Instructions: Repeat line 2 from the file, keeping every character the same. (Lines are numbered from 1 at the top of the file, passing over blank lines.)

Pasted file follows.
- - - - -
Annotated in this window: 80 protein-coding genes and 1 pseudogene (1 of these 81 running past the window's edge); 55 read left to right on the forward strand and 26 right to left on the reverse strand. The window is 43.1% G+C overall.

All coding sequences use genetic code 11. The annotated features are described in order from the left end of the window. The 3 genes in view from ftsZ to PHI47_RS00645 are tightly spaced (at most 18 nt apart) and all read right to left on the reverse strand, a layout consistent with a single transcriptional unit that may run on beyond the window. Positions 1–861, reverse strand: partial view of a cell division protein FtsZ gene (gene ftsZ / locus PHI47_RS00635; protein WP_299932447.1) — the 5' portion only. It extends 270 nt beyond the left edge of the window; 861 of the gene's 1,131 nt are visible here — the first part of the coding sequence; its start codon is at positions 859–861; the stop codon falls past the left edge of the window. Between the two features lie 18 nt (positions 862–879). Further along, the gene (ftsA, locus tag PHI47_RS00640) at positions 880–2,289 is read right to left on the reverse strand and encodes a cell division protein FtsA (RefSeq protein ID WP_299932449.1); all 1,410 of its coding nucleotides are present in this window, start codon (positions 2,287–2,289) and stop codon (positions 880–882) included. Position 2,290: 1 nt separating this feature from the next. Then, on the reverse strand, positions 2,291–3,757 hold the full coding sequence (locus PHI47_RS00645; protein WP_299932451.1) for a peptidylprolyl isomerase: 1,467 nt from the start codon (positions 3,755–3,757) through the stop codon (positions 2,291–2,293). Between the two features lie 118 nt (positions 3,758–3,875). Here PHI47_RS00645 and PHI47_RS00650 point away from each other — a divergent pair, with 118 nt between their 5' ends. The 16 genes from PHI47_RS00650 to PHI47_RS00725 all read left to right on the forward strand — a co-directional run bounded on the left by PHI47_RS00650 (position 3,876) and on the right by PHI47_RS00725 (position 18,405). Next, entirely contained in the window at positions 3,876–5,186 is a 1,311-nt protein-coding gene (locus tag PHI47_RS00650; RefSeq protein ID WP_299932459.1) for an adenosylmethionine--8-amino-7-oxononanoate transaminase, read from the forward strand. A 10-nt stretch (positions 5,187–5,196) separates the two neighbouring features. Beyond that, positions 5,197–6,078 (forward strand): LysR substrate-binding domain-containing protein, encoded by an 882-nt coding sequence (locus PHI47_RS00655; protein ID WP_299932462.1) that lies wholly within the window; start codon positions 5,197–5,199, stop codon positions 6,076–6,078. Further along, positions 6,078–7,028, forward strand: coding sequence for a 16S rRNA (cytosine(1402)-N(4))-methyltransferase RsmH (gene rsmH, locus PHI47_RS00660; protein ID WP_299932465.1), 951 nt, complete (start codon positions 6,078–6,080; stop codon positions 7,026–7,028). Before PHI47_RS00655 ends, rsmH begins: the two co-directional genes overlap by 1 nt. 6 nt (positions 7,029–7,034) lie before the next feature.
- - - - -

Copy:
All coding sequences use genetic code 11. The annotated features are described in order from the left end of the window. The 3 genes in view from ftsZ to PHI47_RS00645 are tightly spaced (at most 18 nt apart) and all read right to left on the reverse strand, a layout consistent with a single transcriptional unit that may run on beyond the window. Positions 1–861, reverse strand: partial view of a cell division protein FtsZ gene (gene ftsZ / locus PHI47_RS00635; protein WP_299932447.1) — the 5' portion only. It extends 270 nt beyond the left edge of the window; 861 of the gene's 1,131 nt are visible here — the first part of the coding sequence; its start codon is at positions 859–861; the stop codon falls past the left edge of the window. Between the two features lie 18 nt (positions 862–879). Further along, the gene (ftsA, locus tag PHI47_RS00640) at positions 880–2,289 is read right to left on the reverse strand and encodes a cell division protein FtsA (RefSeq protein ID WP_299932449.1); all 1,410 of its coding nucleotides are present in this window, start codon (positions 2,287–2,289) and stop codon (positions 880–882) included. Position 2,290: 1 nt separating this feature from the next. Then, on the reverse strand, positions 2,291–3,757 hold the full coding sequence (locus PHI47_RS00645; protein WP_299932451.1) for a peptidylprolyl isomerase: 1,467 nt from the start codon (positions 3,755–3,757) through the stop codon (positions 2,291–2,293). Between the two features lie 118 nt (positions 3,758–3,875). Here PHI47_RS00645 and PHI47_RS00650 point away from each other — a divergent pair, with 118 nt between their 5' ends. The 16 genes from PHI47_RS00650 to PHI47_RS00725 all read left to right on the forward strand — a co-directional run bounded on the left by PHI47_RS00650 (position 3,876) and on the right by PHI47_RS00725 (position 18,405). Next, entirely contained in the window at positions 3,876–5,186 is a 1,311-nt protein-coding gene (locus tag PHI47_RS00650; RefSeq protein ID WP_299932459.1) for an adenosylmethionine--8-amino-7-oxononanoate transaminase, read from the forward strand. A 10-nt stretch (positions 5,187–5,196) separates the two neighbouring features. Beyond that, positions 5,197–6,078 (forward strand): LysR substrate-binding domain-containing protein, encoded by an 882-nt coding sequence (locus PHI47_RS00655; protein ID WP_299932462.1) that lies wholly within the window; start codon positions 5,197–5,199, stop codon positions 6,076–6,078. Further along, positions 6,078–7,028, forward strand: coding sequence for a 16S rRNA (cytosine(1402)-N(4))-methyltransferase RsmH (gene rsmH, locus PHI47_RS00660; protein ID WP_299932465.1), 951 nt, complete (start codon positions 6,078–6,080; stop codon positions 7,026–7,028). Before PHI47_RS00655 ends, rsmH begins: the two co-directional genes overlap by 1 nt. 6 nt (positions 7,029–7,034) lie before the next feature.